Friday, January 13, 2017

Guest Post: Caregiver's Guide to Bed Sores

By Jessica Hegg

Pressure ulcers are one of those day-to-day realities many of us face while caregiving. Avoiding pressure ulcers in anyone who is bedridden for an extended period of time – even when you’re vigilant and take precautions, preventative measures, and examine patients early and often, is a difficult task. They’re pernicious that way, so knowing how to recognize and treat every stage of a pressure ulcer is very important.

In this guide, we’ll take you through a step-by-step look at each stage of pressure ulcers, and give you some tips on recognizing them, and knowing what treatment options are available.

Stage I pressure ulcers generally present rather mildly. Skin is discolored, and some tissue has begun to die, indicated by discoloration – purplish, blue, red, and bruise-like in light-skinned patients, and often a whitish discoloration in darker-skinned patients.

An easy way to recognize these pressure ulcers is with a simple fingertip-pressure method. If you think an area may be affected, simply press down on with one finger to check for both discomfort, and skin blanching. If the skin does not blanch (whiten) in response to light pressure, meaning blood does not get pushed away from the area you press, you likely have a stage I pressure ulcer on your hands.

Treatment of these ulcers generally involves moving the patient so that the affected area is under as little pressure as possible, and simply ensuring the wound is clean and dry, allowing dead skin and tissue to slough off naturally and be restored by healthy tissue. However, these ulcers can progress, and become more dangerous.

Stage II ulcers are generally recognized as extant when the skin around the wound is broken, and dead tissue is present around the wound. The area where the skin has broken will be a reddish-pink color, and may blister.

If a stage I ulcer has progressed to where it has broken the skin, it’s stage II. Generally, Stage II ulcers don’t present with pus or drainage – if this is present, the ulcer may have reached into the fatty tissue layers, and already progressed to stage III.

While stage II ulcers are riskier than stage I ulcers, precautions mainly include avoiding infection and allowing the wound to heal by using a light saline rinse to wash away dead slough skin and keep the area clean. They do have a much higher risk of infection, so precautions should be take to avoid contact with infectious substances. They can then progress to Stage III, which presents much higher risks.

Stage III occurs when the ulcer reaches beyond the surface skin, and tissue up to and including the fat layer is necrotizing.

These wounds present with a far larger, “cratered” appearance than Stage II ulcers, and generally have a significant amount of pus, drainage, and slough. Eschar – large scabs of dried and dead skin – may also be present in more advanced stage III wounds They are generally quite painful and uncomfortable, and present a serious risk of infection due to the vulnerability and depth of exposed flesh.

Generally, Stage III and above ulcers are monitored and cared for by medical professionals in a clinical setting, as they are quite dangerous, and have a high risk of becoming infected. Treatments include debridement and removal of necrotized flesh, and dressings and antibiotics to help prevent infection. The ulcer can progress further, though.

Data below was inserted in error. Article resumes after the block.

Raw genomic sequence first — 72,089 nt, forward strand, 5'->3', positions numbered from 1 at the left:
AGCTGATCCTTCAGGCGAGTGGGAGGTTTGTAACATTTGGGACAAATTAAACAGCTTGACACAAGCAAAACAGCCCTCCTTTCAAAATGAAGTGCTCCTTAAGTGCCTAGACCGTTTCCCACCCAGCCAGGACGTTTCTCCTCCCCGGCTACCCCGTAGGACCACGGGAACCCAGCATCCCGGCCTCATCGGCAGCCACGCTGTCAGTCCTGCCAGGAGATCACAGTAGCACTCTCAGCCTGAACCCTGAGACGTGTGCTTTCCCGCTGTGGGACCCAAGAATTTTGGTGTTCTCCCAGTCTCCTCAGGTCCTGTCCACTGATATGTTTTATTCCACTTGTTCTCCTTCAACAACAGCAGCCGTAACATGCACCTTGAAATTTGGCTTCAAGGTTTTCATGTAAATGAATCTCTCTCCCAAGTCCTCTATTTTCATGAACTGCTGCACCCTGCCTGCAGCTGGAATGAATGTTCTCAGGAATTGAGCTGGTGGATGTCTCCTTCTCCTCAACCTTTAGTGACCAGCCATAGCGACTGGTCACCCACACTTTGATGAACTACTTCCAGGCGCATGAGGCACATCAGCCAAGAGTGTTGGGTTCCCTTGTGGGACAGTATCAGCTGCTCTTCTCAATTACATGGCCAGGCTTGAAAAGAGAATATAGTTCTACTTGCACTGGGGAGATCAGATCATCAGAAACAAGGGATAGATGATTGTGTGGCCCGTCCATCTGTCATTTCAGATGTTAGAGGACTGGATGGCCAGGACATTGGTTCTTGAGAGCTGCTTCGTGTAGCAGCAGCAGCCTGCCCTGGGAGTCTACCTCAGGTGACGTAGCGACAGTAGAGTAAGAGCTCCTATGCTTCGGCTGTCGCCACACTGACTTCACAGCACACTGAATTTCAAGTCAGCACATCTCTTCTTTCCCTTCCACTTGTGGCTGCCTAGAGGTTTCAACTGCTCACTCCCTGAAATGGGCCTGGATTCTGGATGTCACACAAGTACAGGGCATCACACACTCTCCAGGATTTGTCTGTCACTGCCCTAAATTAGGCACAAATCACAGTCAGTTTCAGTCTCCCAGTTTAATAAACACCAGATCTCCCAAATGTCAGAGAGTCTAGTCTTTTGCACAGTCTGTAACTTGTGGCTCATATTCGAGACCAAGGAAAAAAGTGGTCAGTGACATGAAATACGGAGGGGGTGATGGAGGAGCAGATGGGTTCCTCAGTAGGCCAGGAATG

Stage IV ulcers present with tissue loss past the fatty layer of the skin, and through muscle, bone, tendons, and joints. Large quantities of eschar and dead tissue are present, and the injury is often deep enough that you can see bone and muscle layer in the wound.

Stage IV is characterized by visibility of bone, muscle fascia, tendons, ligaments, or cartilage in the wound. If any of these are seen, the wound has progressed past the fatty layer, and is classified as a stage IV ulcer.

Emergency treatment by medical professionals is absolutely required for these ulcers. They are an incredible infection risk, and extremely painful and dangerous for anyone afflicted. Debridement and antibacterial treatments are common until the bacterial load has been reduced, at which time surgery, such as flap reconstruction, can take place to help seal and heal the wound.

Surgery is almost always required for advanced stage IV pressure ulcers, and complete excision of the affected area can be required if the injury is serious enough. These wounds always require the constant care and supervision of medical professionals, and can be life-threatening even if they are not infected.

Unstageable pressure ulcers present when the extent of a pressure ulcer’s depth and seriousness is unclear due to the base of the wound being completely covered in eschar – a certain type of hard scab that is made entirely out of dead tissue.

Excision and debridement of the eschar is the first step. After this, the extent of the tissue injury (stage III or IV) will become clear, and treatment will continue as appropriate.


It’s important to remember that pressure ulcers, while a serious problem, are almost always preventable, and 70 to 90 percent of stage I to II pressure ulcers will heal without serious medical intervention. Being able to recognize when an ulcer has progressed to the point of danger is essential when you are caring for a bedridden loved one at home. Please be sure to consult with your doctor to develop a safe and proper bed sore treatment plan.

Jessica Hegg  serves as the Content Manager for The company, based in Naples, Florida, provides a wide array of medical supplies, as well as tips for healthy aging.

1 comment: